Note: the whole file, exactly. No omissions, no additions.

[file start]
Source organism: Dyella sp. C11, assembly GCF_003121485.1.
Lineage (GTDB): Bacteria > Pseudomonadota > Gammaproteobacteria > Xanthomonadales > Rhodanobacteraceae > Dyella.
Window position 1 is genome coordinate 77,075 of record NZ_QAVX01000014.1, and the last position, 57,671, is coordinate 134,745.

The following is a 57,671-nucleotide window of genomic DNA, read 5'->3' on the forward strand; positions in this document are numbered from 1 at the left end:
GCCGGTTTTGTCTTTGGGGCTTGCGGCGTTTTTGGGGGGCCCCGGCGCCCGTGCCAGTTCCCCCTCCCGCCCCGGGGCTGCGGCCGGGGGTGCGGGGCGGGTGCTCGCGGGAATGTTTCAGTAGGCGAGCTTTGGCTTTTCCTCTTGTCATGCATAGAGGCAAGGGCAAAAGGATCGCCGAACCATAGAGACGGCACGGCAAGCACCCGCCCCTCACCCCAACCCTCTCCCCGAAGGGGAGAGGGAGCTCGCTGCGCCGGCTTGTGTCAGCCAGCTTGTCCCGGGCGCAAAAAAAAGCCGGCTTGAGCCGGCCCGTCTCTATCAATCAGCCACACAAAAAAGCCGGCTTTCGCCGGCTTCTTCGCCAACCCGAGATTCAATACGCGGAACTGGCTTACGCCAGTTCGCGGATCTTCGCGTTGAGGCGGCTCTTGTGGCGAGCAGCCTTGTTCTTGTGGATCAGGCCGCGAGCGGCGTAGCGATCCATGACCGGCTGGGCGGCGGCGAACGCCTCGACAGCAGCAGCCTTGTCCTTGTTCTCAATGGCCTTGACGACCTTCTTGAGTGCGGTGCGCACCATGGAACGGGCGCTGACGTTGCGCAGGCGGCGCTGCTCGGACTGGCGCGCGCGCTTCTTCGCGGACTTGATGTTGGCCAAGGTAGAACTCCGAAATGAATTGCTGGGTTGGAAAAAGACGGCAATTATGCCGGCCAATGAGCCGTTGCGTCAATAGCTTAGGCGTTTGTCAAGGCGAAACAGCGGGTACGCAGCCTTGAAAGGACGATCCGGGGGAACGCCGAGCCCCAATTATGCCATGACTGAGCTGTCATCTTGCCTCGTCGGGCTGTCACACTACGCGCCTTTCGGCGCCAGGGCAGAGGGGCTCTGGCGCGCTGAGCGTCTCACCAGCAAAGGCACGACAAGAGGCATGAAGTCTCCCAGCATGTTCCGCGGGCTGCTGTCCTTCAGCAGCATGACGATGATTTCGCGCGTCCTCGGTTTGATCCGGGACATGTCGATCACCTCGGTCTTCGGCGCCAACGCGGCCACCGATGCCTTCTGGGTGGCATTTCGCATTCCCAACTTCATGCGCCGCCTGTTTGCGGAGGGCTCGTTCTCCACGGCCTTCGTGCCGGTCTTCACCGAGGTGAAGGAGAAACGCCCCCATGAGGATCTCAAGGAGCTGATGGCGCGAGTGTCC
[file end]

Source organism: Dyella sp. C11, assembly GCF_003121485.1.
Lineage (GTDB): Bacteria > Pseudomonadota > Gammaproteobacteria > Xanthomonadales > Rhodanobacteraceae > Dyella.
Window position 1 is genome coordinate 77,075 of record NZ_QAVX01000014.1, and the last position, 57,671, is coordinate 134,745.

The following is a 57,671-nucleotide window of genomic DNA, read 5'->3' on the forward strand; positions in this document are numbered from 1 at the left end:
GCCGGTTTTGTCTTTGGGGCTTGCGGCGTTTTTGGGGGGCCCCGGCGCCCGTGCCAGTTCCCCCTCCCGCCCCGGGGCTGCGGCCGGGGGTGCGGGGCGGGTGCTCGCGGGAATGTTTCAGTAGGCGAGCTTTGGCTTTTCCTCTTGTCATGCATAGAGGCAAGGGCAAAAGGATCGCCGAACCATAGAGACGGCACGGCAAGCACCCGCCCCTCACCCCAACCCTCTCCCCGAAGGGGAGAGGGAGCTCGCTGCGCCGGCTTGTGTCAGCCAGCTTGTCCCGGGCGCAAAAAAAAGCCGGCTTGAGCCGGCCCGTCTCTATCAATCAGCCACACAAAAAAGCCGGCTTTCGCCGGCTTCTTCGCCAACCCGAGATTCAATACGCGGAACTGGCTTACGCCAGTTCGCGGATCTTCGCGTTGAGGCGGCTCTTGTGGCGAGCAGCCTTGTTCTTGTGGATCAGGCCGCGAGCGGCGTAGCGATCCATGACCGGCTGGGCGGCGGCGAACGCCTCGACAGCAGCAGCCTTGTCCTTGTTCTCAATGGCCTTGACGACCTTCTTGAGTGCGGTGCGCACCATGGAACGGGCGCTGACGTTGCGCAGGCGGCGCTGCTCGGACTGGCGCGCGCGCTTCTTCGCGGACTTGATGTTGGCCAAGGTAGAACTCCGAAATGAATTGCTGGGTTGGAAAAAGACGGCAATTATGCCGGCCAATGAGCCGTTGCGTCAATAGCTTAGGCGTTTGTCAAGGCGAAACAGCGGGTACGCAGCCTTGAAAGGACGATCCGGGGGAACGCCGAGCCCCAATTATGCCATGACTGAGCTGTCATCTTGCCTCGTCGGGCTGTCACACTACGCGCCTTTCGGCGCCAGGGCAGAGGGGCTCTGGCGCGCTGAGCGTCTCACCAGCAAAGGCACGACAAGAGGCATGAAGTCTCCCAGCATGTTCCGCGGGCTGCTGTCCTTCAGCAGCATGACGATGATTTCGCGCGTCCTCGGTTTGATCCGGGACATGTCGATCACCTCGGTCTTCGGCGCCAACGCGGCCACCGATGCCTTCTGGGTGGCATTTCGCATTCCCAACTTCATGCGCCGCCTGTTTGCGGAGGGCTCGTTCTCCACGGCCTTCGTGCCGGTCTTCACCGAGGTGAAGGAGAAACGCCCCCATGAGGATCTCAAGGAGCTGATGGCGCGAGTGTCC